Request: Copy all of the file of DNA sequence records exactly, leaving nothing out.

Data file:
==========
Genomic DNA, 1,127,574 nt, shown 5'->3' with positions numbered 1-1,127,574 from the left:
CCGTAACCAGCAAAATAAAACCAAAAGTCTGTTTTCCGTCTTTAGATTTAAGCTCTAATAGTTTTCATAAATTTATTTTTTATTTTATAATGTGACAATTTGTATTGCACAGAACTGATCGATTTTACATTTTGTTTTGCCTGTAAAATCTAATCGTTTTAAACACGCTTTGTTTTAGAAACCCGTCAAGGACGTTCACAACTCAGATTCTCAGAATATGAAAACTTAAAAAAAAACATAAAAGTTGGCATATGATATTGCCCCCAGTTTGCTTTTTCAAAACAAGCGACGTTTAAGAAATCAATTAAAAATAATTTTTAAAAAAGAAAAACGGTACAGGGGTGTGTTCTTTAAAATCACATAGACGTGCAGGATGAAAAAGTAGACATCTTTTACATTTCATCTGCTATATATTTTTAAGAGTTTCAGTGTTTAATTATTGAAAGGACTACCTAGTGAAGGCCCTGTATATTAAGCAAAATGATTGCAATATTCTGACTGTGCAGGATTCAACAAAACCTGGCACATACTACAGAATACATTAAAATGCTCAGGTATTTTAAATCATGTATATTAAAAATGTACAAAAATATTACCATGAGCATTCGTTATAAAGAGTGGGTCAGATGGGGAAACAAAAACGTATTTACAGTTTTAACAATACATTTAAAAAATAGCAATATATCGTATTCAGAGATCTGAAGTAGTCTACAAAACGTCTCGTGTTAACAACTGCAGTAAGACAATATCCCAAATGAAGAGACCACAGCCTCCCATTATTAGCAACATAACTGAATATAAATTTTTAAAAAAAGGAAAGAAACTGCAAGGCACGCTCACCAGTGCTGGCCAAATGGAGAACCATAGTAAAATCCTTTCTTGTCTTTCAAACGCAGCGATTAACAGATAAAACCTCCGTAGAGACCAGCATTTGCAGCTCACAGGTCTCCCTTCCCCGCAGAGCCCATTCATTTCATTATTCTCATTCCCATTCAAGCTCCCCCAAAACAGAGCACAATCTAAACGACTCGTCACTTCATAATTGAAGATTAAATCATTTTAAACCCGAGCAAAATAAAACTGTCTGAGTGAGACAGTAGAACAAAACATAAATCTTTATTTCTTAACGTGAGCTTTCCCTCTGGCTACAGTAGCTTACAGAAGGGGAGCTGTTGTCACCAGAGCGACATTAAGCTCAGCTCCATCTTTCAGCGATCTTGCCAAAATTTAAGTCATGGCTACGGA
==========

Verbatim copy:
Genomic DNA, 1,127,574 nt, shown 5'->3' with positions numbered 1-1,127,574 from the left:
CCGTAACCAGCAAAATAAAACCAAAAGTCTGTTTTCCGTCTTTAGATTTAAGCTCTAATAGTTTTCATAAATTTATTTTTTATTTTATAATGTGACAATTTGTATTGCACAGAACTGATCGATTTTACATTTTGTTTTGCCTGTAAAATCTAATCGTTTTAAACACGCTTTGTTTTAGAAACCCGTCAAGGACGTTCACAACTCAGATTCTCAGAATATGAAAACTTAAAAAAAAACATAAAAGTTGGCATATGATATTGCCCCCAGTTTGCTTTTTCAAAACAAGCGACGTTTAAGAAATCAATTAAAAATAATTTTTAAAAAAGAAAAACGGTACAGGGGTGTGTTCTTTAAAATCACATAGACGTGCAGGATGAAAAAGTAGACATCTTTTACATTTCATCTGCTATATATTTTTAAGAGTTTCAGTGTTTAATTATTGAAAGGACTACCTAGTGAAGGCCCTGTATATTAAGCAAAATGATTGCAATATTCTGACTGTGCAGGATTCAACAAAACCTGGCACATACTACAGAATACATTAAAATGCTCAGGTATTTTAAATCATGTATATTAAAAATGTACAAAAATATTACCATGAGCATTCGTTATAAAGAGTGGGTCAGATGGGGAAACAAAAACGTATTTACAGTTTTAACAATACATTTAAAAAATAGCAATATATCGTATTCAGAGATCTGAAGTAGTCTACAAAACGTCTCGTGTTAACAACTGCAGTAAGACAATATCCCAAATGAAGAGACCACAGCCTCCCATTATTAGCAACATAACTGAATATAAATTTTTAAAAAAAGGAAAGAAACTGCAAGGCACGCTCACCAGTGCTGGCCAAATGGAGAACCATAGTAAAATCCTTTCTTGTCTTTCAAACGCAGCGATTAACAGATAAAACCTCCGTAGAGACCAGCATTTGCAGCTCACAGGTCTCCCTTCCCCGCAGAGCCCATTCATTTCATTATTCTCATTCCCATTCAAGCTCCCCCAAAACAGAGCACAATCTAAACGACTCGTCACTTCATAATTGAAGATTAAATCATTTTAAACCCGAGCAAAATAAAACTGTCTGAGTGAGACAGTAGAACAAAACATAAATCTTTATTTCTTAACGTGAGCTTTCCCTCTGGCTACAGTAGCTTACAGAAGGGGAGCTGTTGTCACCAGAGCGACATTAAGCTCAGCTCCATCTTTCAGCGATCTTGCCAAAATTTAAGTCATGGCTACGGA